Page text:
There’s a lot of pressure that comes with proposing. You want to make sure you have the timing down just right. You’ll need the perfect setting, whether it’s at a restaurant, on a beach or in a park. (Don’t forget your alternate plan in case the weather doesn’t cooperate!) And then, of course, there’s the ring.
In addition to all the proposal logistics, you also need to save up money to purchase an engagement ring. And once you’ve determined your budget, where do you go? And what do you look for to ensure you’re getting a high-quality engagement ring that will last until eternity?
Have no fear! With a bit of guidance you can alleviate some of those pre-proposal engagement ring shopping worries. And the internet makes it much easier to do your homework ahead of time, from scouting out the best jeweler to browsing engagement ring styles at your leisure. With that in mind, here are seven simple — but important — considerations on how to buy an engagement ring before you officially begin the shopping process.
Know Your Budget Before You Go
In the past, the old “rule” of thumb was saving up at least two months’ salary to put toward an engagement ring. Fortunately, rules are meant to be broken, and you can find a good-quality ring at lower price points. I.e., you don’t have to break the bank or go into debt over an engagement ring. Whether you’re in the market to spend $500 or $5,000, you’ll want to take a look at your finances before you begin the shopping process. If you’re planning on buying a 2-carat diamond ring, for instance, but you don’t necessarily have the money to afford a natural diamond, look for lab grown diamond options that can give your budget a bit of a breather. The same goes for settings or metals. Choosing a white gold engagement ring over a platinum band will also lower the cost.
Research Jewelers & Read Reviews
Online reviews are a great place to start when looking for jewelers in your area. They’ll give you a good indication of who you do — and don’t — want to do business with. In addition to favorable reviews, you’ll want to find a reputable jeweler who’s been in business for more than a few years and who offers warranties and exceptional customer service. Also look for certifications, such as from the Gemological Institute of America or Jewelers of America, so you know you’re buying from qualified professionals backed by trusted institutions.
Understand Your Partner’s Ring Preferences
You may know your partner better than anyone, but do you know the type of ring they prefer? You can choose from a range of options, from princess-cut diamonds and plain bands to a birthstone-inspired engagement ring or a three-stone moissanite ring. Not sure of your partner’s ring preferences? Just ask! Or, more likely, they’ll take you to a jewelry store to try on styles or pull up a picture and show you exactly what they like beforehand.
Think About the RingSstyle & Setting
You’ve set your budget, found a jeweler and at least thought about a type of ring. Now you have to narrow down an engagement ring style. Is your future spouse someone who transcends trends, sticking to classic wardrobes? A sophisticated solitaire diamond is a timeless choice. Are they more of an old soul that loves antique stores and used bookstores? They may gravitate toward an Art Deco, vintage-style ring. Is your fiance’-to-be the consummate shopper on the cusp of fashion? Go with something modern and fresh, like a cushion-cut center stone with diamonds surrounding it, in a rose gold setting.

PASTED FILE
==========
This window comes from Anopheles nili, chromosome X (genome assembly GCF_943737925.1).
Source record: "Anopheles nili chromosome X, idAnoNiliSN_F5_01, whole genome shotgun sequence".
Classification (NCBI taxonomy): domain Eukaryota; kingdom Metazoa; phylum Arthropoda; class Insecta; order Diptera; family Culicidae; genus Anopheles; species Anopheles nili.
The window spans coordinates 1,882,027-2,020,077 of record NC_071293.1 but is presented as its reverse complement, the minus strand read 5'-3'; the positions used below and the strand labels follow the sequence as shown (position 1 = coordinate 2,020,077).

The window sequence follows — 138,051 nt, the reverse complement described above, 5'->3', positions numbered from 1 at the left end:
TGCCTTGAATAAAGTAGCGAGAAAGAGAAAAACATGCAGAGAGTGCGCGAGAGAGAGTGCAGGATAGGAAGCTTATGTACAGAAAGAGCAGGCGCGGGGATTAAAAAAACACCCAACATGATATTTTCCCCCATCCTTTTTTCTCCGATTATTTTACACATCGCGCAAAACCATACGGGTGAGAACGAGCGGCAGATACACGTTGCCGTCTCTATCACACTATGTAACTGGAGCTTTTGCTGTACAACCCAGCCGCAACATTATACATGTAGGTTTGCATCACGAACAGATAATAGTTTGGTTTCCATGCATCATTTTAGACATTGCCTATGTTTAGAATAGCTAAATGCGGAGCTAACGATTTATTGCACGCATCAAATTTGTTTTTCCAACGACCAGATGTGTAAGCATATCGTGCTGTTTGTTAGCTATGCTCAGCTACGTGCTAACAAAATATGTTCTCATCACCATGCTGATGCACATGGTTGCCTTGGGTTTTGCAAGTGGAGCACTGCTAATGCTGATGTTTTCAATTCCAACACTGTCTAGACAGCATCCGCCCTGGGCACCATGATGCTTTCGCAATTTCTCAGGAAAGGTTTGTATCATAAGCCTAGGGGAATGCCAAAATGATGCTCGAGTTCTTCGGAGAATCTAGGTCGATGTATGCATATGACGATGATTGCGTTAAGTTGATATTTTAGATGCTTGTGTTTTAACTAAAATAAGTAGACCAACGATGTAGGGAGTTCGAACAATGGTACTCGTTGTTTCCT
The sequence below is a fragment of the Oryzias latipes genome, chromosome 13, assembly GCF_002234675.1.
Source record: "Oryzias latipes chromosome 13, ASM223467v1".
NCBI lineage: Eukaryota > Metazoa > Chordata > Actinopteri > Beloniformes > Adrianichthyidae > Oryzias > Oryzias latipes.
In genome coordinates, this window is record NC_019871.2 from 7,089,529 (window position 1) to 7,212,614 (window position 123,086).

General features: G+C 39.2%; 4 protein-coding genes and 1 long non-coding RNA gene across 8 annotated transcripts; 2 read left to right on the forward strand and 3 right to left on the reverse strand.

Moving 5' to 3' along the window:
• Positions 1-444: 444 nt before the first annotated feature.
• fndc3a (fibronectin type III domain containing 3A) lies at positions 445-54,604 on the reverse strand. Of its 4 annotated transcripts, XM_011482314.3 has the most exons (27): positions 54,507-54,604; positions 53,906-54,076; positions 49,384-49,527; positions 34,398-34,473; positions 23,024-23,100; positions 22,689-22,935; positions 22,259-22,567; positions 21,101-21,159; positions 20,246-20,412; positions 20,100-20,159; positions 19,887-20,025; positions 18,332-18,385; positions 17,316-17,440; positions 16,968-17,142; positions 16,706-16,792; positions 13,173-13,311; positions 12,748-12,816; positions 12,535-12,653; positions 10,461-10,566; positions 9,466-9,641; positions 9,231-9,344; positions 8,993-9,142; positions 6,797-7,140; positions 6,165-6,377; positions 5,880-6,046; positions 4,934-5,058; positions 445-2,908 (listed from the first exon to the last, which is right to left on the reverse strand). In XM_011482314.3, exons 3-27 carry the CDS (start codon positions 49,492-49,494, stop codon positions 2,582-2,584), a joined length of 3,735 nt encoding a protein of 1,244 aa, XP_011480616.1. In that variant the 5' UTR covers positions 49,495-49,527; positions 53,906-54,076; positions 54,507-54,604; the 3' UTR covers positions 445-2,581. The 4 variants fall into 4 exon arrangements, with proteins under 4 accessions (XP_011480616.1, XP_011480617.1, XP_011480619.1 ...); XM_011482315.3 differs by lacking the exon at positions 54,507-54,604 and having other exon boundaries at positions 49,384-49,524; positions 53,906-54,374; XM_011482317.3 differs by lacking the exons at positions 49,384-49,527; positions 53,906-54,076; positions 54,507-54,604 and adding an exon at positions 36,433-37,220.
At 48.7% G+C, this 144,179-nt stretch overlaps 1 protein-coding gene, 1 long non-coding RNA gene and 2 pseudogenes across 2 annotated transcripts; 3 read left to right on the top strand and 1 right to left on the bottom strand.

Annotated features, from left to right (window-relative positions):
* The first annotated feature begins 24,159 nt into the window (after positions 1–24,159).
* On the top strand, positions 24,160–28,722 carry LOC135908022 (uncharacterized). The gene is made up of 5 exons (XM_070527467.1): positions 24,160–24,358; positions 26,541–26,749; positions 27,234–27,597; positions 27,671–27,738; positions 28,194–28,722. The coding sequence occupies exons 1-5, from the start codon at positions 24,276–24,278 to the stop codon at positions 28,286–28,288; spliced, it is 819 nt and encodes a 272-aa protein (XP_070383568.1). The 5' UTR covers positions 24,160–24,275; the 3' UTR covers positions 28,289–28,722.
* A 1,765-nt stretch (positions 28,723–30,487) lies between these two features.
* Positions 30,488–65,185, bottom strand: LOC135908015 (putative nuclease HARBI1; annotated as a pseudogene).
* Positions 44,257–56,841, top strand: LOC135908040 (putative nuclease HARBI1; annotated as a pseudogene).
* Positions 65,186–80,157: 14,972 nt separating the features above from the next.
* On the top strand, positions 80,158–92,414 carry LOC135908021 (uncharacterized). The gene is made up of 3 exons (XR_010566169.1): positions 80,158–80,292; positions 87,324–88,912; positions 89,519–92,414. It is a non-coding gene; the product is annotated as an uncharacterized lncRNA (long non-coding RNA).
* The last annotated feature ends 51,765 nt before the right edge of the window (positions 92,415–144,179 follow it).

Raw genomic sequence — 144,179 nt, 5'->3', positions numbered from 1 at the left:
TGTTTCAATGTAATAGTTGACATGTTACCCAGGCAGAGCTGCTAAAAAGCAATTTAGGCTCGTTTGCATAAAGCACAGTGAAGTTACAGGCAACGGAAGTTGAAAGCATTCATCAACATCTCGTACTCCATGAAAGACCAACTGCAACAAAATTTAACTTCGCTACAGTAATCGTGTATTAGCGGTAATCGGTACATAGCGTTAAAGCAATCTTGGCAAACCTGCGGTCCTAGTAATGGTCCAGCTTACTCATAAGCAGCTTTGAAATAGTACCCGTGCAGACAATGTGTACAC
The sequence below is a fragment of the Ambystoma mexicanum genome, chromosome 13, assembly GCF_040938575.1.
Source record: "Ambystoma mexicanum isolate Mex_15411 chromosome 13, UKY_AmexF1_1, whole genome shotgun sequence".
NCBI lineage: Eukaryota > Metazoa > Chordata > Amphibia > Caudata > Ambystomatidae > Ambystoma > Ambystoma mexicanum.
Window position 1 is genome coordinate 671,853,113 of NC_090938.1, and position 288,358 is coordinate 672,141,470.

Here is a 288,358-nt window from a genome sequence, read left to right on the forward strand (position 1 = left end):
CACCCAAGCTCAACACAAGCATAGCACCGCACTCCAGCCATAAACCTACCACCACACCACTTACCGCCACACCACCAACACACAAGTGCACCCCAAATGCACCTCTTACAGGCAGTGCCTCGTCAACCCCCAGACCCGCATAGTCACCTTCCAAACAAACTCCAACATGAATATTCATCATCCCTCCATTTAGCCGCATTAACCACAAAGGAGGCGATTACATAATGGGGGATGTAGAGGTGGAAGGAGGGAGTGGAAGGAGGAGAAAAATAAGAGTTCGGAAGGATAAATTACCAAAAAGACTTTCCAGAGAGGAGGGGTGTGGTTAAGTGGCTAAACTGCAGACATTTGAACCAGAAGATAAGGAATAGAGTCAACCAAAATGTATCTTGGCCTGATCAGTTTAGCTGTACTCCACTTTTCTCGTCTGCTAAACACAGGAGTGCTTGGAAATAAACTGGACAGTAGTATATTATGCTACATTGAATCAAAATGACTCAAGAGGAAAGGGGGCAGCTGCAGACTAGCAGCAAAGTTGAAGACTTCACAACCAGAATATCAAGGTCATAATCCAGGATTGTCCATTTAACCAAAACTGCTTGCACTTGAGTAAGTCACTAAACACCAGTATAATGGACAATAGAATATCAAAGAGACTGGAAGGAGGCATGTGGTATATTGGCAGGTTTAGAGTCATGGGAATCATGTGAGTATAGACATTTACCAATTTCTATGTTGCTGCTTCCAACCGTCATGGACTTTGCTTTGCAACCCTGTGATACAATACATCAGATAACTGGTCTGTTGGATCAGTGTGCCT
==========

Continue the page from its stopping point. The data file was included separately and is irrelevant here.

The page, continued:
Consider the 4Cs of Diamond Quality
In the process of selecting a diamond you’ll have to take into consideration the cut, color, clarity and carat. These four characteristics offer insight into the quality of your diamond. Cut determines the brilliance and sparkle of the stone; color grades tell you how much natural color the diamond contains; clarity signifies any imperfections or inclusions in the stone; and carat is the weight of the diamond. All of these factors will determine the price of the engagement ring. A colorless or near colorless diamond with very slight inclusions and a larger carat size will cost a lot more than, say, a smaller, slightly yellow diamond with imperfections visible to the naked eye.
Choose the Right Metal for the Band
Yellow or white gold, platinum, rose gold, sterling silver and sterling silver are just a few of the engagement ring band options you have when ring shopping. Choose a metal that complements your significant other’s skin tone or a metal they most often wear when it comes to jewelry. Sterling silver is a good, durable option for those that work with their hands or are hard on their jewelry. Platinum is a long-lasting option that doesn’t require much in the way of maintenance, while white gold may need occasional replating.
Don’t Forget About Insurance & Maintenance
You’ve invested time, effort and money into purchasing the perfect engagement ring. Protect that investment by insuring the ring. Your insurance agent can give you guidance on how to get a ring appraisal from your jeweler and whether to take out a separate jewelry policy or increase coverage under your renters or homeowners insurance. Be sure that your jeweler gives you clear care tips for any ring you buy. Tips may include regularly checking the setting for any loose prongs, polishing the metal to retain its luster or cleaning dirt out of the setting grooves with a small brush. Some jewelers also offer ongoing ring maintenance or inspection plans you can purchase at the time of ring buying.
Engagement ring buying can seem intimidating if you’re a first-timer when it comes to buying jewelry. Doing a bit of prep on how to pick an engagement ring, however, ensures a smooth buying experience that’ll have you as confident as the actual proposal.